India’s undue interference despite past and current failures
Posted on March 2nd, 2020

 S. Akurugoda

According to the latest media reports, ethnic violence in India’s capital has left more than 40 dead and hundreds injured after a Hindu nationalist rampage, stoked by the rhetoric of Narendra Modi’s populist government.

Violence has been a stain on India’s history since partition in 1947 when Pakistan was formed as a separate Muslim state and up to two million people died in the fighting and its aftermath. Riots have continued to erupt along religious lines in a country where around 14% of the population is Muslim, with an 80% Hindu majority.

When the BJP was elected to government in 2014, led by Prime Minister Modi, divisions widened.  Even before he became PM, Modi’s reputation had been tainted by hatred and violence. As chief minister of Gujarat, he had been accused of encouraging sectarian riots in 2002 that left more than 1,000 people dead, 800 of them Muslims. Modi denies the charges, which resulted in him being banned from the US.

The above ethnoreligious riots are a clear indication of the failure of the Indian Prime Minister Narendra Modi to practice what he preaches to Sri Lankan leaders eloquently.

As we are aware, Indian PM has raised the issues of reconciliation, aspirations, equality, justice, peace, and dignity of the Sri Lankan Tamil community and the necessity of the implementation of the 13th Amendment to the Constitution of Sri Lanka when Prime Minister Mahinda Rajapaksa visited India last month.  Indian PM raised the same ‘concerns’ with President Gotabhaya Rajapakse too when he visited India last November. The above ‘concerns’ of India appear that some quarters of the central government of India are still in confusion over its territories, despite its past misdeeds and failures.

India became the first country, since independence, to interfere with the internal affairs of Sri Lanka openly in the 1980s and the resulted Indo-Lanka Pact of 1987; IPKF, etc were nothing but gross violations of the internal affairs of Sri Lanka. India had to pay a heavy price later.

It is a well-known fact that India’s spy agency RAW provided arms, training and monetary support to six Sri Lankan Tamil terrorist groups including the LTTE and their leaders during the period 1983-87.  The idea was that the Sri Lankan Tamils after being trained and armed would be sent back to northern Sri Lanka to engage the Sri Lankan troops in guerrilla warfare.

Image from left: Lingam(Prabhakaran’s bodyguard), Aruna (Batticaloa commander), Prabhakaran (LTTE chief), Pulendiran (Triconmalee commander), Victor (Mannar commander), Bottu Amman (chief of intelligence).

Karuna Amman’s declaration later that he himself received training in India and how his training contributed to the war in Sri Lanka is a clear indication of the perpetrators of the problem.

Those who blindly parroting the words the implementation of the 13th Amendment” appear to have forgotten the background against which the 13th Amendment to the Constitution, forced on us as a result of Indo-Lanka pact, and most of them may not be aware of what really is in it since the Indo-Lanka pact was signed over three decades ago.  

Those who promote its implementation argue that the Amendment already exists and what is needed is implementation. The repercussion we are experiencing today as a result of the controversial, ill-fated, ill-defined and hastily prepared 19th Amendment to the Constitution is a minor case in point of attempting to implement anything, just because it is in the constitution, compared to the disastrous consequences that could be expected by devolving power on ethnic lines as stipulated in the 13th Amendment.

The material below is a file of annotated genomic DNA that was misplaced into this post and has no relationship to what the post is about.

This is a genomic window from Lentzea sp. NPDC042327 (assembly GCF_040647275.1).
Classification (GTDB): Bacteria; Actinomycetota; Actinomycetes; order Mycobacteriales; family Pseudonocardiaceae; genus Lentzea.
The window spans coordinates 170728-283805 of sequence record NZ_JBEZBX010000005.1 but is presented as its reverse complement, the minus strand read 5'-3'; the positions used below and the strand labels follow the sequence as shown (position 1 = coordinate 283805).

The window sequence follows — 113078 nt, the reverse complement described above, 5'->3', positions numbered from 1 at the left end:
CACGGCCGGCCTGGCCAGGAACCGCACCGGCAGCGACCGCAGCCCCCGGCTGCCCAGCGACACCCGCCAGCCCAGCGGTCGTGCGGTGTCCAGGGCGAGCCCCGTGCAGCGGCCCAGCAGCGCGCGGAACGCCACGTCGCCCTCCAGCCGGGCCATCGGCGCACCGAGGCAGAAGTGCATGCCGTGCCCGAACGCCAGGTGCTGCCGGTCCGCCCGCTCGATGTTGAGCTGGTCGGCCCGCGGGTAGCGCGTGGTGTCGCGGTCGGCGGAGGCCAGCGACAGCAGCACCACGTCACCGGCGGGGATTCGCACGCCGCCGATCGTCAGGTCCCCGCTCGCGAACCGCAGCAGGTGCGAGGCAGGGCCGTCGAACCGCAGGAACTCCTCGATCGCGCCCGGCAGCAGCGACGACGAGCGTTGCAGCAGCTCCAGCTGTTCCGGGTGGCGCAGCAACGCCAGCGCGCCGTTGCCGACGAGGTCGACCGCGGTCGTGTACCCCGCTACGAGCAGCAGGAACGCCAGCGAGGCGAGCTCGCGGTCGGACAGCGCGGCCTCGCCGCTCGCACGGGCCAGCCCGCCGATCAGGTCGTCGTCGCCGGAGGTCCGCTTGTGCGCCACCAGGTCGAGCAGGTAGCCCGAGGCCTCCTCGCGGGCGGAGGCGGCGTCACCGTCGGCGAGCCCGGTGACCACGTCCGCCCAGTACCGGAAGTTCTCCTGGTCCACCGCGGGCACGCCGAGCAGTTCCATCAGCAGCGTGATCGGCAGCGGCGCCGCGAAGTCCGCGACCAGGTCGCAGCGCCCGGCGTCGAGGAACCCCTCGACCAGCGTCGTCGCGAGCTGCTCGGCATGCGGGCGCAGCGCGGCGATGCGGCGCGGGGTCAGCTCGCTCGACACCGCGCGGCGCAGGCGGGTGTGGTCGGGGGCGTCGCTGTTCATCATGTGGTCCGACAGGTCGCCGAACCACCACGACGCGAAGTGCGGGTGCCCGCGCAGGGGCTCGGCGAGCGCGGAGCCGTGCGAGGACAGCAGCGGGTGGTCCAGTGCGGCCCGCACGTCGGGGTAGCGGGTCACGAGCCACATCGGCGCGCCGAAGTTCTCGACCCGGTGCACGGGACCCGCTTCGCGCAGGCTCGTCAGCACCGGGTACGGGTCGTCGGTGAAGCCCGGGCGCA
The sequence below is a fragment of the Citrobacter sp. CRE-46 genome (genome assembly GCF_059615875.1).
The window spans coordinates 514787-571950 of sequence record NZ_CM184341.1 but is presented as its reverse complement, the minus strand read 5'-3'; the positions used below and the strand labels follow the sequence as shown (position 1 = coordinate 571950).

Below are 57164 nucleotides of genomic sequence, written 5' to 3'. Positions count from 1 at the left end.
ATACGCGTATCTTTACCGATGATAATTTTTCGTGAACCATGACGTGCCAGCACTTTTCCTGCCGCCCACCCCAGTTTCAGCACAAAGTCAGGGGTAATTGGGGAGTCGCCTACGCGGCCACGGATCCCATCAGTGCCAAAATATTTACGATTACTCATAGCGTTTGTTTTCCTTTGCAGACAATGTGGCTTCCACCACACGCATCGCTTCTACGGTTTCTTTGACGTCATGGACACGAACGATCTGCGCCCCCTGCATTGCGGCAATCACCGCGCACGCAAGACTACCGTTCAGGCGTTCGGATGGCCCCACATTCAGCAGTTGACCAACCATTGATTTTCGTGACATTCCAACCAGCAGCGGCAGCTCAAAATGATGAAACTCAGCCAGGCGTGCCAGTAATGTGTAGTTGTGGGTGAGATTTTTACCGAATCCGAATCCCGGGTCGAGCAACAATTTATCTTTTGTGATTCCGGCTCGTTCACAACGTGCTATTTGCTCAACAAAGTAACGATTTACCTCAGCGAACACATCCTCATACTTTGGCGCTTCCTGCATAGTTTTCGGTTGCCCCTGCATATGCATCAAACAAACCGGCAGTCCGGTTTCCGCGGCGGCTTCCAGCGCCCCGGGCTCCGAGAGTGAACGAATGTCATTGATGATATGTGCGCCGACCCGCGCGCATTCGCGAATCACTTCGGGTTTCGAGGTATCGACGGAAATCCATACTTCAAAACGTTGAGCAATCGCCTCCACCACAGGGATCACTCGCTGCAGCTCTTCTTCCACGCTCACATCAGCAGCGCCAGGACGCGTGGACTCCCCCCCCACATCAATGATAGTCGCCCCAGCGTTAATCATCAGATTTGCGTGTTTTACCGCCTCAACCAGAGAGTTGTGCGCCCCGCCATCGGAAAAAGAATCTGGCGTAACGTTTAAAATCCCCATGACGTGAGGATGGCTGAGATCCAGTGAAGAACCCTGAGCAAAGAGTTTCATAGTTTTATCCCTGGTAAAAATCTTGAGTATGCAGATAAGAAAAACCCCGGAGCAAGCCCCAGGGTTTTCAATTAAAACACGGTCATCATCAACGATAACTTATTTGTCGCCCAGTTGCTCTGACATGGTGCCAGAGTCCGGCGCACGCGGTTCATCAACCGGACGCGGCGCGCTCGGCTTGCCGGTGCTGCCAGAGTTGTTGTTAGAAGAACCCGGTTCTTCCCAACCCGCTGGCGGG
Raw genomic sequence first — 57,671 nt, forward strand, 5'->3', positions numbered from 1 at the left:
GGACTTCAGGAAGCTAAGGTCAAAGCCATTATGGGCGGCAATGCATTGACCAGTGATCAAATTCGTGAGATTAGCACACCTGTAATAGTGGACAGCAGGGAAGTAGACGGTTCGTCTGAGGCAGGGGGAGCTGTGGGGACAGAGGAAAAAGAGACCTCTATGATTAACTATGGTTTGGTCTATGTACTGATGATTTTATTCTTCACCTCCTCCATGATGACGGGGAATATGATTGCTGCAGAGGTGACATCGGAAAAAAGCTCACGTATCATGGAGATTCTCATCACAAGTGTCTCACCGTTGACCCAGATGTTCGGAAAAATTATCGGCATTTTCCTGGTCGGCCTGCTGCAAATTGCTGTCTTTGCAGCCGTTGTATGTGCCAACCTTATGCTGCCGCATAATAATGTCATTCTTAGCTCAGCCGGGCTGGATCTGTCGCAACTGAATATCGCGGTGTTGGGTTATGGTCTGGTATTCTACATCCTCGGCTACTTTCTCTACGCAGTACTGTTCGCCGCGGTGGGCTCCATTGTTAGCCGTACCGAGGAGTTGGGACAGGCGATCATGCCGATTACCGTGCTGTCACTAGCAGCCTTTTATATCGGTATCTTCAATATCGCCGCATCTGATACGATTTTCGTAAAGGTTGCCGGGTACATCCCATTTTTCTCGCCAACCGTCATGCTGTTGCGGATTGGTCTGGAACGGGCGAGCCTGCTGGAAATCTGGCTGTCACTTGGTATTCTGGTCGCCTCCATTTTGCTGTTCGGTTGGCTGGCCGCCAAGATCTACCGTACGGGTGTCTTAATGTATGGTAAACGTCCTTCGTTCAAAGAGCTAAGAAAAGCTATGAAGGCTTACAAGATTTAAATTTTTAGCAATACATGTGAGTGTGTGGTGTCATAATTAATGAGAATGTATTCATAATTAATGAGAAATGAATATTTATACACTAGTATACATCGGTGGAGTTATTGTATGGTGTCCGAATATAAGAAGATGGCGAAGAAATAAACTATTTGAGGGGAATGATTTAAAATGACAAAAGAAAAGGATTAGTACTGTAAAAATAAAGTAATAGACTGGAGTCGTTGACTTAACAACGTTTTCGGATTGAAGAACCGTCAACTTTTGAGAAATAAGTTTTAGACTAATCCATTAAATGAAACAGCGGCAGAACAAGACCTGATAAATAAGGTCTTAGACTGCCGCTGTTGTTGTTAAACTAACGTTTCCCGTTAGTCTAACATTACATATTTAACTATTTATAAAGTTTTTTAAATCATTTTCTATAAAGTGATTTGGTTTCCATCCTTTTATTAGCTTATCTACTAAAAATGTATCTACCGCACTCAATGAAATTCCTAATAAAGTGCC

The 13th Amendment to the Constitution drafted by the Indian Civil servants, influenced by the Indian Quasi- Federal system, was certainly ill-conceived and hurriedly pieced together by picking bits and pieces of the Indian Constitution in keeping with the Indo-Lanka Accord and hence was not practicable.

Prior to the signing of the 13th Amendment, there had been a belief that the ‘Official language policy” of 1956 was the root cause of the conflict. The 13th Amendment made Tamil an official language overnight as a solution but the charges against discrimination and demand for self-determination continue to be made based on those lines. If the official language is the root cause, the conflict would have resolved itself with the implementation of the 13th Amendment language policy.

Although the Indian government undertook to disarm the terrorist group in return for implementing the constitutional amendment imposed on the Sri Lanka government, India failed miserably to fulfill its obligation as per the agreement. On the other hand, Sri Lankan people had to bear the huge cost of war against terror and the cost of implementing the constitution amendment, thus imposed under the failed agreement, in addition to the loss of lives since 1987. Since it is the Sri Lankan Security forces who ultimately disarm the terrorists, the moral rights of the Indian government to ask the government of Sri Lanka to implement the 13th amendment is highly questionable.

On the other hand, the basic question we have is what it makes us believe that the 13th Amendment based on Indian devolution model is ideal for Sri Lanka when India’s quasi-federal model itself has failed to address the issues of safety, aspirations, equality, justice, peace, and dignity of its own communities.

 S. Akurugoda

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